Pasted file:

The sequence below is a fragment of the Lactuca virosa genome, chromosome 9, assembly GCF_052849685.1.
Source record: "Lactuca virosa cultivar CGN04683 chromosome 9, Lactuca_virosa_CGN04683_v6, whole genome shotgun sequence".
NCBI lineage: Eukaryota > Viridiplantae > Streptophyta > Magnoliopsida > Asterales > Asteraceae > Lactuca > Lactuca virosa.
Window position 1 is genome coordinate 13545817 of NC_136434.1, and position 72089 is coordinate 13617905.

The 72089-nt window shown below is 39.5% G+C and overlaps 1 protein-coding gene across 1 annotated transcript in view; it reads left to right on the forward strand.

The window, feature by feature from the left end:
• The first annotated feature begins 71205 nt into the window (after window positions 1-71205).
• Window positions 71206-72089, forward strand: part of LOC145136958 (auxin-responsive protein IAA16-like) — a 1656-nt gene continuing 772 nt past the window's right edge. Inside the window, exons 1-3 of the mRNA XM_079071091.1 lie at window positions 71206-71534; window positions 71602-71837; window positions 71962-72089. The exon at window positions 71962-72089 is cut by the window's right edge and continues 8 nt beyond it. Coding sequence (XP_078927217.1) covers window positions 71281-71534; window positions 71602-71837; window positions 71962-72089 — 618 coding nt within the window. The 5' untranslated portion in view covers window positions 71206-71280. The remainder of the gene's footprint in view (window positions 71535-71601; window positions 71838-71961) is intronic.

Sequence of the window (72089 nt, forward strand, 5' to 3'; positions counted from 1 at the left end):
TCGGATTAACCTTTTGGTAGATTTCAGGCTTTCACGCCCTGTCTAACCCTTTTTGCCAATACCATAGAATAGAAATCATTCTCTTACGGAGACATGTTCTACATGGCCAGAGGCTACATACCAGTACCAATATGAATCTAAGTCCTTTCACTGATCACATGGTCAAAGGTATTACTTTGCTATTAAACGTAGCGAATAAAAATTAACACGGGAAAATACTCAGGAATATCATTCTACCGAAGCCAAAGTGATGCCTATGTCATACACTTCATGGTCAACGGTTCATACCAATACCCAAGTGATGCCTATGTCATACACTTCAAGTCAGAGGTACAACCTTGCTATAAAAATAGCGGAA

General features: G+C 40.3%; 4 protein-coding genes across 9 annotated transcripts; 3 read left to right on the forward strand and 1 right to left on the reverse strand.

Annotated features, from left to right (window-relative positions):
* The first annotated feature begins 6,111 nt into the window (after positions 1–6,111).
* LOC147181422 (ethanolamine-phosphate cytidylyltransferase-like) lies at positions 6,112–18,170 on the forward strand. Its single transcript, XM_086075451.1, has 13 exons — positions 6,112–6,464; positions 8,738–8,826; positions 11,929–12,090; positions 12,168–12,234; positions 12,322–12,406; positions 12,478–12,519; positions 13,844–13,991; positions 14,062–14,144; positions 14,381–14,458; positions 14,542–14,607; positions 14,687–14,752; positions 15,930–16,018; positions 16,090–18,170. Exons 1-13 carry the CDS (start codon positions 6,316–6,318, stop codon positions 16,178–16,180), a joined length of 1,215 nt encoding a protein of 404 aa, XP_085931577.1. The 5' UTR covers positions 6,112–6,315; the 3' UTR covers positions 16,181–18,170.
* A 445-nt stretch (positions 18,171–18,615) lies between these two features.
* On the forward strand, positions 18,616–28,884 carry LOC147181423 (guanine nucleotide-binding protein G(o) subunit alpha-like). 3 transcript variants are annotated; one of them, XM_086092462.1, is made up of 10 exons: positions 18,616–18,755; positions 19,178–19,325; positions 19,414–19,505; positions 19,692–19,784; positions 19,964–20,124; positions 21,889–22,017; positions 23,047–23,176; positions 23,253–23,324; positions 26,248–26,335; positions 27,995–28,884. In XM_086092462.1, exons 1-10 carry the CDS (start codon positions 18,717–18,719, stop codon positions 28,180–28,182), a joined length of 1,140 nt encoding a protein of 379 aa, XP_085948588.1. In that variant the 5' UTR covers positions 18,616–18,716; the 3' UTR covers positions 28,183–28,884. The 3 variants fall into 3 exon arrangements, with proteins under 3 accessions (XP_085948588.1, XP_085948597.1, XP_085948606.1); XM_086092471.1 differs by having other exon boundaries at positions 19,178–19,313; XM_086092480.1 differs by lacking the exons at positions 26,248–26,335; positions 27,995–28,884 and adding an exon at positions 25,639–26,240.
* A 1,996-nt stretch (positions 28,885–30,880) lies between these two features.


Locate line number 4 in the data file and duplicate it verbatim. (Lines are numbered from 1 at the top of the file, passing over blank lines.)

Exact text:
Window position 1 is genome coordinate 13545817 of NC_136434.1, and position 72089 is coordinate 13617905.